Accuracy in Media

Facebook must have gotten a little too cozy with President Donald Trump’s re-election campaign for the likings of mainstream media because a raft of stories have appeared recently on Mark Zuckerberg meeting with conservatives, Republicans working in high positions at Facebook and the medium becoming “unaccountable.”

Time magazine is the latest to join the chorus of those concerned about Facebook and its relationship to the Trump campaign, offering as a cover story this week a piece by Brian Bennett and Chris Wilson entitled, “The Trump Campaign Has Raised Millions Off Impeachment – And Facebook Is One of Its Most Powerful Tools.”

Time blithely assumes Trump’s guilt in the story. “In the weeks since House Speaker Nancy Pelosi’s Sept. 24 decision to launch an impeachment inquiry against Trump for using the power of his presidency to press a foreign country – Ukraine – to investigate a political rival, the Trump campaign hasn’t run from Pelosi’s impeachment push or settled into a defensive crouch,” Bennett and Wilson wrote. “Campaign officials instead are leaning into the impeachment threat, using it to mobilize supporters and try to extract a political price – and millions of dollars in fundraising – from the Democrats’ move.

“One of the single most powerful weapons in the Trump campaign’s arsenal has been Facebook, which – unlike many TV stations and newspapers – does not monitor candidates’ political ads for veracity.”

Time claims Trump uses messages “tested and tailored to solicit responses from older voters, deploying Trump’s distinctive use of capital letters and words like scam and witch hunt.”

Whatever they do, it works. On the day of Pelosi’s announcement, the campaign raised $15 million in small-dollar donations. It raised $3 million the day the House voted to approve rules for the impeachment inquiry.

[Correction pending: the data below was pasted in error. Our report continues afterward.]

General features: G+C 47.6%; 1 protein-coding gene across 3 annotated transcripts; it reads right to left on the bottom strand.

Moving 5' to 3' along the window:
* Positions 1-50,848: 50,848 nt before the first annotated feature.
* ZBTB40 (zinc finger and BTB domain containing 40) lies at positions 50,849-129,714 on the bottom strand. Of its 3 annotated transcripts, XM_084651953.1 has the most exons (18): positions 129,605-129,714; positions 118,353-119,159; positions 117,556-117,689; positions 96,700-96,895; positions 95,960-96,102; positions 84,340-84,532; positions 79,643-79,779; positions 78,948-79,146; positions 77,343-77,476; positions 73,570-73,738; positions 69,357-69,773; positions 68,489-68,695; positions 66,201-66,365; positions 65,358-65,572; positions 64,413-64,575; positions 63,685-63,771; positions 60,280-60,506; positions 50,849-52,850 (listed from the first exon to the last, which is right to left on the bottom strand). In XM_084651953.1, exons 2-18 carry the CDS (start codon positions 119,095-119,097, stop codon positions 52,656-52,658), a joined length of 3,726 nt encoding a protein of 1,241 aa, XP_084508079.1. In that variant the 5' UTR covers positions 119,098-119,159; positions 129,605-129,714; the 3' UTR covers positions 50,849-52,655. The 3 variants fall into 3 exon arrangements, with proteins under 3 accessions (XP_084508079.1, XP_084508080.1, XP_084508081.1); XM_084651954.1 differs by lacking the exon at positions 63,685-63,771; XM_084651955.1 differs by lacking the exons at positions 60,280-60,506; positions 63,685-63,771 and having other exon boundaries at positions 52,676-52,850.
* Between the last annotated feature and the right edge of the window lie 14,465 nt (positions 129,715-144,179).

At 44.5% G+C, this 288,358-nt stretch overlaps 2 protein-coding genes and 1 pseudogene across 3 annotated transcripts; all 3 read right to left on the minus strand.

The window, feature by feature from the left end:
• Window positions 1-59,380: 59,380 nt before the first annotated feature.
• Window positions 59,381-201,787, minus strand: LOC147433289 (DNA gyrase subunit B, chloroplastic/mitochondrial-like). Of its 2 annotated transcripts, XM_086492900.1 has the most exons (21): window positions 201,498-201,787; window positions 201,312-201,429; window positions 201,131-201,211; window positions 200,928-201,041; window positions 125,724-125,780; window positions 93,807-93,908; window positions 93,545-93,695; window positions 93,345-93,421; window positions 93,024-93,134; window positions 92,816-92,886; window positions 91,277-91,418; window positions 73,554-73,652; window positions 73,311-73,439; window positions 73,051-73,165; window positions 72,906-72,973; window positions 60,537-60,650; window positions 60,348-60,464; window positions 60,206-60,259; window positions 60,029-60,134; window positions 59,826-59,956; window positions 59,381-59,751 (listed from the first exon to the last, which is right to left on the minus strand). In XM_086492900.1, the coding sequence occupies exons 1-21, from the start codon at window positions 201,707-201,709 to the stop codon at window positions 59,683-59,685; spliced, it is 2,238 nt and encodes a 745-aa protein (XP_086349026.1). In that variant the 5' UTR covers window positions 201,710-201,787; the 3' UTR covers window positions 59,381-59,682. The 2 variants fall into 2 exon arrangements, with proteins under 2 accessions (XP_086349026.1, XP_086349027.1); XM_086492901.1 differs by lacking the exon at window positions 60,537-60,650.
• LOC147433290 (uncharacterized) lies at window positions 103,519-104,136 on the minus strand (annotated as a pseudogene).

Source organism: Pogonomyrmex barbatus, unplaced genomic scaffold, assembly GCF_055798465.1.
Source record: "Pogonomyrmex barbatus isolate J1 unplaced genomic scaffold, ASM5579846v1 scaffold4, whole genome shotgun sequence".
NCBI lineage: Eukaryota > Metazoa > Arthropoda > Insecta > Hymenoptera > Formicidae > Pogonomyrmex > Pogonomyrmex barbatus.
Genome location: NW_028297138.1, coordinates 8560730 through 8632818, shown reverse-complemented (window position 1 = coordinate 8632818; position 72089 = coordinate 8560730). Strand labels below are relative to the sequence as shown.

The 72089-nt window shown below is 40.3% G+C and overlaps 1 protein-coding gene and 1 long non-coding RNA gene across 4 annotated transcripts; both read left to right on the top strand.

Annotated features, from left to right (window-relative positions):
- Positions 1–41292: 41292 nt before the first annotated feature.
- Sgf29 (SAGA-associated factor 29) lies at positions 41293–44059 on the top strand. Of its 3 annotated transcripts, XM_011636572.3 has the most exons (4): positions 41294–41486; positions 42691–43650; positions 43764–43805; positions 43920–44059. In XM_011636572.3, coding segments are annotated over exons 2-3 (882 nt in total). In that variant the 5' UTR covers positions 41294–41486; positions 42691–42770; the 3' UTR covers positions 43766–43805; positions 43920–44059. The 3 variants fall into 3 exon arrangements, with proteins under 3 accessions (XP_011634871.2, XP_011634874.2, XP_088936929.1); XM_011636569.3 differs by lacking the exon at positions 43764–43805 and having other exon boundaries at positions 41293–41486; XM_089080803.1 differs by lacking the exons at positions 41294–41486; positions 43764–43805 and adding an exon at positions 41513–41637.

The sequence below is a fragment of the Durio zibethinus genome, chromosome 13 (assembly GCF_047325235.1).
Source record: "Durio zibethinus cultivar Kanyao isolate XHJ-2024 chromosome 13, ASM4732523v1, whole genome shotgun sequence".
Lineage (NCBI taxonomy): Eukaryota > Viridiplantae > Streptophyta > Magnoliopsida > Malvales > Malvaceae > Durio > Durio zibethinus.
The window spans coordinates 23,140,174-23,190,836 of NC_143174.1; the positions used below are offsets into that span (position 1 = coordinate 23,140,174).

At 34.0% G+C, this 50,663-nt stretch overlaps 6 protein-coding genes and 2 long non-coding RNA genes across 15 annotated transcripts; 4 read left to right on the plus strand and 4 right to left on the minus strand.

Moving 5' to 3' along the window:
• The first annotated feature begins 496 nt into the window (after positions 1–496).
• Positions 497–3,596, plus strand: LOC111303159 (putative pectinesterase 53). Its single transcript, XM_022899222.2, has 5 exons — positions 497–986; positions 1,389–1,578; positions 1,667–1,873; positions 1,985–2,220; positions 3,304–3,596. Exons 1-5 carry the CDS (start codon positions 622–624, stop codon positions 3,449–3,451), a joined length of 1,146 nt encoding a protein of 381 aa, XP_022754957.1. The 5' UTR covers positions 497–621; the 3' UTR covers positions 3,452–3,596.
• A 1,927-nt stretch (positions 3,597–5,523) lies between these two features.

It then took Congress’ side against Trump in the battle over executive privilege. All this money flowing in means “that even as White House lawyers have been outwardly blocking access to documents and officials and dismissing the House’s work as illegitimate, the Trump campaign has embraced impeachment as a means of rallying support and donations in an extraordinarily aggressive Facebook campaign that sometimes includes Instagram – which is owned by Facebook – and that is augmented by spending on Google and other platforms.”

The “sheer volume of the Trump campaign’s presence on social media, and the money behind it, means that for a substantial number of Americans who thumb through Facebook for personal and national news, the campaign stands a good chance of actually delivering its version of events, no matter the reality,” Bennett and Wilson wrote.

This raises issues, Time wrote, because “Trump is using the fallout from impeachment to reach more voters and donors on a platform that’s come under fire for being a tool of election meddling, especially after Russia used Facebook and other social media platforms to stir up animosity, spread falsehoods and organize real-life protests against Hillary Clinton in 2016.” The Russians also organized protests and spread falsehoods about Trump during the campaign.

The Trump campaign claims each time the Democrats press forward on impeachment, they see a dramatic spike in small-dollar donations, Time wrote. But it insisted without evidence most of the country still wants to impeach Trump and that his approval ratings have not climbed meaningfully throughout the process.

Trump’s approval ratings on Rasmussen, the only daily presidential tracking poll now operating, reached 52 percent last week and stood at 51 percent on Monday. Time refers to a Gallup poll in early November that found Trump’s approval rating at 43 percent.

Time also could not leave the topic without defending Joe Biden and his and his son’s conduct in Ukraine.

“A small percentage of ads propagate widely debunked stories about collusion between then-Vice President Joe Biden and the Ukrainian government, with messages like, ‘Joe Biden boasted that as vice president he threatened to withhold $1 billion in foreign aid from Ukraine unless they fired the prosecutor looking into a lucrative contract held by his son, Hunter Biden.”




Ready to fight back against media bias?
Join us by donating to AIM today.

Comments

Comments are turned off for this article.